2. While I agree certain members of teams may be influenced by certain other members of the team (and to think this NEVER happens is foolish and absurd IMO), there’s a much easier and simpler place to start…

    MANDATE hip pads, thigh pads, mouthpieces, and properly fitted helmets.

    The fact that the League HAS YET to do any of this makes any efforts on their part for bigger changes to player safety just ring hollow.

  3. Can electricians file a lawsuit if they get electrocuted? Who knew that could happen?

    Plus An “independent neurologist” doesn’t mean he won’t be biased against another team. It just means that they don’t work directly for the team.

    For example, if I grew up a bears fan in chicago, then I would have the power to keep Rodgers off the field until I thought he was ready to play…which would probably be when he was down 3 td’s with under 2 minutes to play. Just to be sure “in the name of safety”

    Isn’t there a waiver form that all NFL players can sign if they want to play?

  4. Doctors aren’t going to be “bought and sold” says this doctor who derives income from the league.


    Doctors are bought and sold everyday. Ask anyone in the legal profession or the pharmaceutical profession. Throughout this nation, thousands and thousands of doctors are nothing but waterboys for insurance companies and drug manufacturers. No difference in the NFL.

  5. Can’t we get over the concussion talk? These guys are compensated monetarily for the risk. Unless you want the nfl to play without helmets, concussions will happen. That being said, all the concussion talk is ruining the game. Moms don’t want their kids to play youth football anymore because they may get a concussion. Even at the pro level, the game is morphing into two hand touch. In a few years, all this concussion nonsense will kill the game we all know and love. Its already started to.

    There are plenty of jobs that men do in America that have inherent dangers associated with them and for a lot less money.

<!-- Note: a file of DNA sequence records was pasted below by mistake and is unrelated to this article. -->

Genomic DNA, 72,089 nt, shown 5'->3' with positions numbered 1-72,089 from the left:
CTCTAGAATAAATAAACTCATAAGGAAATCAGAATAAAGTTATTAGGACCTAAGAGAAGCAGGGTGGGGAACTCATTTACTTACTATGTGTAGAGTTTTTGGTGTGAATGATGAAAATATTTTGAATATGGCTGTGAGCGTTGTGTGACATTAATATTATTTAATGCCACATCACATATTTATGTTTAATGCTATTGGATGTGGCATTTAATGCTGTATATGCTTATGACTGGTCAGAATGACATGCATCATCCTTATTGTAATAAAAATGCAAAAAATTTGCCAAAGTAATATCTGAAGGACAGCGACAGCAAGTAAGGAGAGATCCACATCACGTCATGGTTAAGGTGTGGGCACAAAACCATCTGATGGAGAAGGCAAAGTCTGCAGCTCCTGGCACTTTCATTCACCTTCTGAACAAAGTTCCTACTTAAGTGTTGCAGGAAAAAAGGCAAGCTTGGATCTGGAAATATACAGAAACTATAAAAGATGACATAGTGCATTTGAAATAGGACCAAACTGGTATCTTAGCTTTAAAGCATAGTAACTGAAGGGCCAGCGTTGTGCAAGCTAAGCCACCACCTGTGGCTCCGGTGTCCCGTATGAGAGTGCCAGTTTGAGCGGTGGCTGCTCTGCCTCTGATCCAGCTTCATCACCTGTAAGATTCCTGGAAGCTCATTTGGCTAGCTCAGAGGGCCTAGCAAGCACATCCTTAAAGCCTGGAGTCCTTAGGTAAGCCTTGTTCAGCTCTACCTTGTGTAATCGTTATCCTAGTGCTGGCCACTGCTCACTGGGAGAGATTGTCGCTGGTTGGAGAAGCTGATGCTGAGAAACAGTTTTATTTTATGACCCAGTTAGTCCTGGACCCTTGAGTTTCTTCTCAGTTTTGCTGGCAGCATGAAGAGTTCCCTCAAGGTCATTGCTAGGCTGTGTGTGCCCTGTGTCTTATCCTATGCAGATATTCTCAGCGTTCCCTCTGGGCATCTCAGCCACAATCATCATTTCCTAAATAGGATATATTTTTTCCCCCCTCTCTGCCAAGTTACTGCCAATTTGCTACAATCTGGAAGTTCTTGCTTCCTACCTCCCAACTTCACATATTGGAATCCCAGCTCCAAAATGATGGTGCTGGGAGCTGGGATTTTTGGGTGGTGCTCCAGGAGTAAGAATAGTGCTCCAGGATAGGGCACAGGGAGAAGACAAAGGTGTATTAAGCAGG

College players get compensated with a free education. nfl players get paid millions of dollars…if they don’t want to risk concussion, they can opt to be safe by working in a cubicle for $30,000 per year.

    Everyone involved knows the risk. I think most of America would risk a concussion or two for a multi million dollar payday.

    The press focuses on the small minority who have post concussion problems. Instead of the multitude of players who have had a concussion and suffer no problems later in life.

    Anyone who has played the game, even High School players, have gotten their “bell rung.” 99% live normal lives today.

    Your constant focus on the concussions will only end up ruining the game. We all know the risk and so do the players. Lets let them make the decision with their own futures.

  6. I haven’t had time to read all the replies to all the posts on the subject so maybe this has come up before, but why not have the independent neurologists be paid by the NFLPA rather than the teams of the NFL? Seems an easy way to show that the NFLPA cares about it’s players first and foremost, and that the NFL won’t stand in it’s way on such an important point.

  7. Why aren’t the entire medical staffs 3rd party? But, who do they report to? The League? NFLPA? Ultimately, someone is paying doctors to give their medical opinion, and whoever is signing their checks has the ability to ‘peer over their shoulder’. Someone has to have the authority and ability to hire and fire the staffs, which puts someone in the position to influence the staff.